7 Things You Need to Know About the World Swimming Championships in London

Freestyle football great makes history with ninth world title by Tom Doenitz

A world record-setting swimmer and three-time U.S. national swimming champion makes history and becomes the first man in history to win world and Olympic titles in freestyle and butterfly in the same year at the same age — only the second man to do so.

Tom Doenitz, 46, became the first swimmer and the first man to win world and Olympic titles in the same year, and the second swimmer in history, following the legendary Michael Phelps, the 2007 gold medalist in the 100-meter freestyle at the London Olympics. Doenitz swam his final race as a 23-year-old at the world championships in Budapest, Hungary, on Friday before heading to the USOC headquarters in Colorado Springs, Colorado, on Saturday. He holds the Olympic and world records in both freestyle and butterfly and is also the first to record a backstroke and breaststroke double. He won his gold medal in the men’s 800-meter freestyle on Sunday in the final of the final event of the U.S. Olympic trials.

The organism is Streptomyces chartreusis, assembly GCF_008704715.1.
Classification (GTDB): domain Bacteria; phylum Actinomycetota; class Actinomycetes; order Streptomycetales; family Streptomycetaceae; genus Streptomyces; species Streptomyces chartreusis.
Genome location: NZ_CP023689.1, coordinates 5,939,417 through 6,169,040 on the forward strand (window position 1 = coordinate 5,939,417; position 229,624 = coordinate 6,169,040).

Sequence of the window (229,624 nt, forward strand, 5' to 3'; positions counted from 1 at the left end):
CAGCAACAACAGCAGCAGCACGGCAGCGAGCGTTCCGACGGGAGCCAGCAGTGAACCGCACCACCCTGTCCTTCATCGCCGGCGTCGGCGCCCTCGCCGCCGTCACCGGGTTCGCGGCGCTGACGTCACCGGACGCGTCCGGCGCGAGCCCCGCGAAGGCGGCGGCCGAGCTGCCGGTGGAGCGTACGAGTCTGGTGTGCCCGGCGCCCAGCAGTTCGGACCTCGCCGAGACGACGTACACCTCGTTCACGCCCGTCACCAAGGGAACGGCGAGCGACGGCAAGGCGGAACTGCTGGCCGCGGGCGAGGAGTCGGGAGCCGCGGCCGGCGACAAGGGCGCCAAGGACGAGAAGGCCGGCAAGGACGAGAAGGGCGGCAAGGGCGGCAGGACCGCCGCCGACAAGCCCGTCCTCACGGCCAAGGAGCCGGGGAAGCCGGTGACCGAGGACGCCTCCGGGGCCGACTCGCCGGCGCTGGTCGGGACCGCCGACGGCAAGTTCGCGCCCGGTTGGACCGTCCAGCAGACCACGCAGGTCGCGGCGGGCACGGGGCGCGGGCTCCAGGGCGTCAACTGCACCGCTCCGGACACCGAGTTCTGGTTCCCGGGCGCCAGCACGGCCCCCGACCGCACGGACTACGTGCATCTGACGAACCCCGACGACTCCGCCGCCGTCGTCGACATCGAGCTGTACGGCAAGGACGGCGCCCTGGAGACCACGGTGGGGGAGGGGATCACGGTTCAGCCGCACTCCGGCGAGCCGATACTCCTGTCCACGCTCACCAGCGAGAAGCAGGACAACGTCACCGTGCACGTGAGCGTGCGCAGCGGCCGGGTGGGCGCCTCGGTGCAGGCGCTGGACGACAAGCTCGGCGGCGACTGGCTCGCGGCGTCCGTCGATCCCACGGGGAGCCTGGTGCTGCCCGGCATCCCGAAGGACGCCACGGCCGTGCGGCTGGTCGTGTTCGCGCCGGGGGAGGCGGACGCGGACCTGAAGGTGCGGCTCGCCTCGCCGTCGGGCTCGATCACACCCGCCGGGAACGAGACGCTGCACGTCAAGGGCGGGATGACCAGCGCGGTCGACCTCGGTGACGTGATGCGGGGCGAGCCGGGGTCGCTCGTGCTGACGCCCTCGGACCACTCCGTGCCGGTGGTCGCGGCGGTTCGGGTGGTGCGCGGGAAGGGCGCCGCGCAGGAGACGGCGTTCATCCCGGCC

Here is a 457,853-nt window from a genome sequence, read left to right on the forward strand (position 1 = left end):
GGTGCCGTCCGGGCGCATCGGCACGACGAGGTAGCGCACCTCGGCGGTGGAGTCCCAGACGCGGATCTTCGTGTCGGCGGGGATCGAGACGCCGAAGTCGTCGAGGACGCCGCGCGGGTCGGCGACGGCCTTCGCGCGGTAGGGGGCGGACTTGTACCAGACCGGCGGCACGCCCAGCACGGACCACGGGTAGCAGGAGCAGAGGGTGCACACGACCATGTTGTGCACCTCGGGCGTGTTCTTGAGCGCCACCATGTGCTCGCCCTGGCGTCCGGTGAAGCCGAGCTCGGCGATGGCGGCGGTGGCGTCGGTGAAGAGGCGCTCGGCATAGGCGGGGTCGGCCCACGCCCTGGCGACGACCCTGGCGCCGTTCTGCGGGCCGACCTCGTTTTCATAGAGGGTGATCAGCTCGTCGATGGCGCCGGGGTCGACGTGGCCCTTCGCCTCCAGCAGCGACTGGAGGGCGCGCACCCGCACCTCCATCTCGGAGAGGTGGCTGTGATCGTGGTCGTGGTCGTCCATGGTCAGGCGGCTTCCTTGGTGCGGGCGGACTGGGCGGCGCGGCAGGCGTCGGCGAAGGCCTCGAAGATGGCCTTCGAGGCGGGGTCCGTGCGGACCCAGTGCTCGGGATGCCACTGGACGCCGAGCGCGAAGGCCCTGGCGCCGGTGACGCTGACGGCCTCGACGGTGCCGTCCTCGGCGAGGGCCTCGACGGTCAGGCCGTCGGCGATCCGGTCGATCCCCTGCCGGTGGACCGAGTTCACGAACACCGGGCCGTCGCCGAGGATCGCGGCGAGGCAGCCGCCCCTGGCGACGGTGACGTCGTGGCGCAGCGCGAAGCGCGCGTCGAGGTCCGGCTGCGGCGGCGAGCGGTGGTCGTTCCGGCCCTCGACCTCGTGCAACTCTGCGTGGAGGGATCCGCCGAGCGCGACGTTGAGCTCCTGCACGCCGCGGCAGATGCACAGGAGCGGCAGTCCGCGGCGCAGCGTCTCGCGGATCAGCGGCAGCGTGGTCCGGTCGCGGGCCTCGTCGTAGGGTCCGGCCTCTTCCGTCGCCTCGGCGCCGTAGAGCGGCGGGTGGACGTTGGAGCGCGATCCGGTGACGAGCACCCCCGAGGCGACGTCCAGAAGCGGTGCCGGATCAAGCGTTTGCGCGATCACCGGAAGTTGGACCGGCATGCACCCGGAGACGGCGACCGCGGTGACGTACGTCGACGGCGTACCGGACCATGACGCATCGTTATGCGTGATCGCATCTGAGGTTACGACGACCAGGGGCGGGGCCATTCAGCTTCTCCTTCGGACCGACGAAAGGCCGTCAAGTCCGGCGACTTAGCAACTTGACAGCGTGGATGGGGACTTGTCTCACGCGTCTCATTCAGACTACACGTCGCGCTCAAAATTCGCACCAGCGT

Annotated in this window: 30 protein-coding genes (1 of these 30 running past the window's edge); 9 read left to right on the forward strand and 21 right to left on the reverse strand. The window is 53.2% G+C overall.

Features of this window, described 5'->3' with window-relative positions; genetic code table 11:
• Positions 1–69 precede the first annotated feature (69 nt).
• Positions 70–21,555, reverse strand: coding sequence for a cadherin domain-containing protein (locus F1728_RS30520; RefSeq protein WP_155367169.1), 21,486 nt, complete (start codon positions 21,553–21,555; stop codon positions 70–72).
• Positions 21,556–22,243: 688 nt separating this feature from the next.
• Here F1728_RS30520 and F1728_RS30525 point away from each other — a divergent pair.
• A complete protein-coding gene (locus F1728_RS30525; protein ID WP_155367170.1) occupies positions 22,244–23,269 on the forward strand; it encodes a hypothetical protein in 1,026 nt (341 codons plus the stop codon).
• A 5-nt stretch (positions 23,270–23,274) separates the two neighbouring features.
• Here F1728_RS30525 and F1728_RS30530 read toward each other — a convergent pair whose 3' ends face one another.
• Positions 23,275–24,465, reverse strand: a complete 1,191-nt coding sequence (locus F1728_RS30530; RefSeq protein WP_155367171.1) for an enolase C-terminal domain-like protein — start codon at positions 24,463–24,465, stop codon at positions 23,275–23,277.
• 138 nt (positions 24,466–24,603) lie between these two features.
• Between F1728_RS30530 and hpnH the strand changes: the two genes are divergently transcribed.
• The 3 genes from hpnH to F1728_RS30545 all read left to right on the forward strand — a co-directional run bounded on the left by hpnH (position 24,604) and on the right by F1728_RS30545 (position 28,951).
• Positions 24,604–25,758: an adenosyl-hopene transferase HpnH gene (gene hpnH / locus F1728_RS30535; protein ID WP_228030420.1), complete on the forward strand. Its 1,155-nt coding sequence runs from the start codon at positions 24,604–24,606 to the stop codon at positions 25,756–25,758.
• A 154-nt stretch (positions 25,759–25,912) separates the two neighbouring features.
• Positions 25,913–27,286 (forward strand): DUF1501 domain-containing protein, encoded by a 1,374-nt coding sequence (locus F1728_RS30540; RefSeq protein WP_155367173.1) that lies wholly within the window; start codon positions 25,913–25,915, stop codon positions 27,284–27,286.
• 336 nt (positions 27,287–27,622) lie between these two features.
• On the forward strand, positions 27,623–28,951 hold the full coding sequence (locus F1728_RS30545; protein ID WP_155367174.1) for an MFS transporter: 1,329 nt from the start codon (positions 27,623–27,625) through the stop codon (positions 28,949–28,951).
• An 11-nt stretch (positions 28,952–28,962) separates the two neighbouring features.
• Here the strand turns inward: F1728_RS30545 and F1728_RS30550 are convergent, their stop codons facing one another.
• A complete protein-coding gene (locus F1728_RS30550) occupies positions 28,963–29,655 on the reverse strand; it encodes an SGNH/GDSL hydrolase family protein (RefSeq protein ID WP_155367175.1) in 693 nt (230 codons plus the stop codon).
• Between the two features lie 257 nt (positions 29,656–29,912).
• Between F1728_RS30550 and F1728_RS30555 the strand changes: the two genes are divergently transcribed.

Here are seven things you need to know about the World Swimming Championships in London — where the men’s freestyle and butterfly records were smashed as the U.S. sent nine swimmers to the 2012 Olympics and the men dominated a record eight teams to gold at the worlds.

The world record-holder, and Olympic and world record-holder, Tom Doenitz is the most dominant man in freestyle swimming, and the U.S. swimming and diving team has sent nine swimmers to London to break the records. Mark J. Rebilas-USA TODAY Sports

1. Doenitz’s World Record-Setting Swim: His final race in Budapest before heading to London? In his final race in Budapest, Hungary, on Sunday, Doenitz posted the fastest time in the history of the event when he broke the world record. Doenitz’s

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